No amp tech within 6 hours, I need some help please!!

daveanto21

Gold Supporting Member
Messages
1,141
Hey guys,
I got a bluetron blueverb delivered today and am having some issues. I am hoping you guys that are far more educated than me can help point me in the direction of the issue. Here is the skinny:

It was delivered without tubes installed but they were all clearly marked.

I put the tubes into their respective slot.

The power tubes are kt77 gold lions and is what the amp came stock with.

When I put the amp into standby the kt77 closest to the rectifier tube wasn't glowing very bright, or possibly at all. I remember reading that some tubes may glow less bright due to heater differences so I thought it would just sound like crap if it had a tube that was going out.

Either way, when I went to turn the amp on it just made a loud pop, similar to when my fender 68 custom deluxe is being turned off.

The amp lost power so I checked the fuse which was blown.

I checked pins 2 and 7 (heater pins) on the kt77 and it does have continuity.

What should I check next?
 

Jeff Gehring

Gold Supporting Member
Messages
6,177
Are you CERTAIN you loaded the tubes in the sockets correctly? As in, yes, I directly observed the socket and aligned the pins correctly before insertion?

With certain octal sockets, it is really pretty easy to insert the power tube incorrectly, so the keyway is not aligned with the slot for it in the socket. This could account for your blowing a fuse if you got 'lucky' with your misalignment.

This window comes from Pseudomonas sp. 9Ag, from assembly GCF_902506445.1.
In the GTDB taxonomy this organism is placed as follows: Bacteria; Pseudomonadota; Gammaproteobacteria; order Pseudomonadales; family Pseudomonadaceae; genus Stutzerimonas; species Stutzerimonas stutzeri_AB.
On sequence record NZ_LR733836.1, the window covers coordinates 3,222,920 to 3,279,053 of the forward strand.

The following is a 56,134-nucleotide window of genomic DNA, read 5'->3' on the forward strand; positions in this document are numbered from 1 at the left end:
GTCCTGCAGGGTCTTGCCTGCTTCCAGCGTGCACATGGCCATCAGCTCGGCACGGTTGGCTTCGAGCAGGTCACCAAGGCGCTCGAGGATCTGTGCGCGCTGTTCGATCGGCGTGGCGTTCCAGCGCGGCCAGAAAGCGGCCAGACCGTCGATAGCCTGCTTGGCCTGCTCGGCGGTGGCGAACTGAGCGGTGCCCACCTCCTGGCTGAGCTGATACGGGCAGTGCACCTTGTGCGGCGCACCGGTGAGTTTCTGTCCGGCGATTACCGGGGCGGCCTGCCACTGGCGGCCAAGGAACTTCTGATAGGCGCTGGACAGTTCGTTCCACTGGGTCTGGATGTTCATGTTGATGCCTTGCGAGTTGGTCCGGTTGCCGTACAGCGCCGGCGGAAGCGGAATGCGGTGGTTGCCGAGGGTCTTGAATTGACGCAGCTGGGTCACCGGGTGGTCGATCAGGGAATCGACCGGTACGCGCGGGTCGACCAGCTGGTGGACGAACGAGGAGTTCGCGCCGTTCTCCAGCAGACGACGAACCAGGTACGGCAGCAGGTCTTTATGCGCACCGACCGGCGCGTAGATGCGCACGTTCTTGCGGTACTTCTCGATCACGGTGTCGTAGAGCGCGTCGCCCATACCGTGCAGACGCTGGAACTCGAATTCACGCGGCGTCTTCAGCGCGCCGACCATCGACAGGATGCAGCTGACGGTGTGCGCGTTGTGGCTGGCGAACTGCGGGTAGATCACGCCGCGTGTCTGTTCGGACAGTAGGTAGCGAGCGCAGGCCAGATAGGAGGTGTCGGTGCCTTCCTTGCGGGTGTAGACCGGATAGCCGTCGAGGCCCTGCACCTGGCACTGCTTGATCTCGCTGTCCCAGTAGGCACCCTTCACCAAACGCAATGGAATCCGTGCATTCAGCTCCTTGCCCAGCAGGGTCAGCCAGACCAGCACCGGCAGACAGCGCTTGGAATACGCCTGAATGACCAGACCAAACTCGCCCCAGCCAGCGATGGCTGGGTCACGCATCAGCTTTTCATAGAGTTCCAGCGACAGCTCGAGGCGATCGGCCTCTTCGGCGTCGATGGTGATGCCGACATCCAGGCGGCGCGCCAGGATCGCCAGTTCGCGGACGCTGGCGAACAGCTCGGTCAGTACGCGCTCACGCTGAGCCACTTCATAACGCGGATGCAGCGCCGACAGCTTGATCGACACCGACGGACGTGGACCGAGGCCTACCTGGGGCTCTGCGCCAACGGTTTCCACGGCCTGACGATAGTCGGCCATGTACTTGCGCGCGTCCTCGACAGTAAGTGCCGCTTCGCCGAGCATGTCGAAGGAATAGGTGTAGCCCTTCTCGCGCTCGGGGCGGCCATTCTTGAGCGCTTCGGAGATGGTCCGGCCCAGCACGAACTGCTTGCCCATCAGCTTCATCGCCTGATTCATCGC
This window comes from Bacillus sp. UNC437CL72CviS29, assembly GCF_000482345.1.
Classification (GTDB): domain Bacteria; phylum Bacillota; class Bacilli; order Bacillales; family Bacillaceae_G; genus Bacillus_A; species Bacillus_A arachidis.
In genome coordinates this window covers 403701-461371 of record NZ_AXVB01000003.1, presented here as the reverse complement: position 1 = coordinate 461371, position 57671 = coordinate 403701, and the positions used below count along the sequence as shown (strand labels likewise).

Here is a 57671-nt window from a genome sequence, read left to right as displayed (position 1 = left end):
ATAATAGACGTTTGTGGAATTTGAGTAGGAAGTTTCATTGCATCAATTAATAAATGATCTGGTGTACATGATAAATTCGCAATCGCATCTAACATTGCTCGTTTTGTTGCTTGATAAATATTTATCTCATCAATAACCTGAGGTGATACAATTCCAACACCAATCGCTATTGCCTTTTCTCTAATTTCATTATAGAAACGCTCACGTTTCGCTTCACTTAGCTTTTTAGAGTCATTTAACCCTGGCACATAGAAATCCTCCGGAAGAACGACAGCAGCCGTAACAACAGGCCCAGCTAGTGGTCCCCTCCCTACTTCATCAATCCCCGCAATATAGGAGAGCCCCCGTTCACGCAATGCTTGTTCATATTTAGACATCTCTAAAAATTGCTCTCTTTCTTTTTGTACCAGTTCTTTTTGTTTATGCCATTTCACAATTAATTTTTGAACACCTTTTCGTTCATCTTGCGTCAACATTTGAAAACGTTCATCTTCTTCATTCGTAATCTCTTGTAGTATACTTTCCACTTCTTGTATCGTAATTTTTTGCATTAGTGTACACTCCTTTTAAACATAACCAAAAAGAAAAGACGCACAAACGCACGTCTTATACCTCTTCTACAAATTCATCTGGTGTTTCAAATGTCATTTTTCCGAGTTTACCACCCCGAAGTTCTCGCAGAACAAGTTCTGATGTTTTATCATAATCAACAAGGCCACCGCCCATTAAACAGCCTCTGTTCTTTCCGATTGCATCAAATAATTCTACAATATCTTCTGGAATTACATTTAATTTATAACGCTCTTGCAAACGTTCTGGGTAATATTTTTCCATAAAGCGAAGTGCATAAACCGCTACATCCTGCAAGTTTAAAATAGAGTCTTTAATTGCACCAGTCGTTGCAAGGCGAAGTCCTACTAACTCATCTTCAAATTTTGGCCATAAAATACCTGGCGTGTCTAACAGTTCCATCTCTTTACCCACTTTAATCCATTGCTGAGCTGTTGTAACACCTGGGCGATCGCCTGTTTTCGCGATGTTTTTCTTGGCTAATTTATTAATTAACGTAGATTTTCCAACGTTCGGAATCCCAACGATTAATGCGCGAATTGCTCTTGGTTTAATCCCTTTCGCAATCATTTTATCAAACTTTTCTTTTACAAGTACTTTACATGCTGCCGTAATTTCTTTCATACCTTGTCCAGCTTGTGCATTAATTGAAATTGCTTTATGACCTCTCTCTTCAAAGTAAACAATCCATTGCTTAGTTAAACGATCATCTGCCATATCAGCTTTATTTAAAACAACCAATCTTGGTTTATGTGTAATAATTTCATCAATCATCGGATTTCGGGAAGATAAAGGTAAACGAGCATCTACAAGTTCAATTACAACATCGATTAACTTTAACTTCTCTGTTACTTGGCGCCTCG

daveanto21

Gold Supporting Member
Messages
1,141
Are you CERTAIN you loaded the tubes in the sockets correctly? As in, yes, I directly observed the socket and aligned the pins correctly before insertion?

With certain octal sockets, it is really pretty easy to insert the power tube incorrectly, so the keyway is not aligned with the slot for it in the socket. This could account for your blowing a fuse if you got 'lucky' with your misalignment.

It was definitely pushed all the way in and flush. I am pretty positive that I did, otherwise it would not have went in all the way in... right?
Thanks for answering Jeff!
Dave
 

rh

Robo Sapien NoiseMaker
Platinum Supporting Member
Messages
6,913
It was definitely pushed all the way in and flush. I am pretty positive that I did, otherwise it would not have went in all the way in... right?
Thanks for answering Jeff!
Dave
It's possible for it to go all the way in and flush because the keyway wasn't aligned and it broke off as you inserted the tube.
 

daveanto21

Gold Supporting Member
Messages
1,141
You guys nailed it. The keyway tab was broken off. I was aligned 1 or 2 pins off. The tab didn't break from me, possibly in shipping, possibly it was already like that. I just looked at the other power tube that is not broken and saw where the pilot tab was. The amp is warming up now! All tubes are glowing.....and I plugged the speaker cab up! Thanks Jeff and rh. Thank you for taking the time. Now I am keeping my fingers crossed it didn't hurt anything other than the fuse!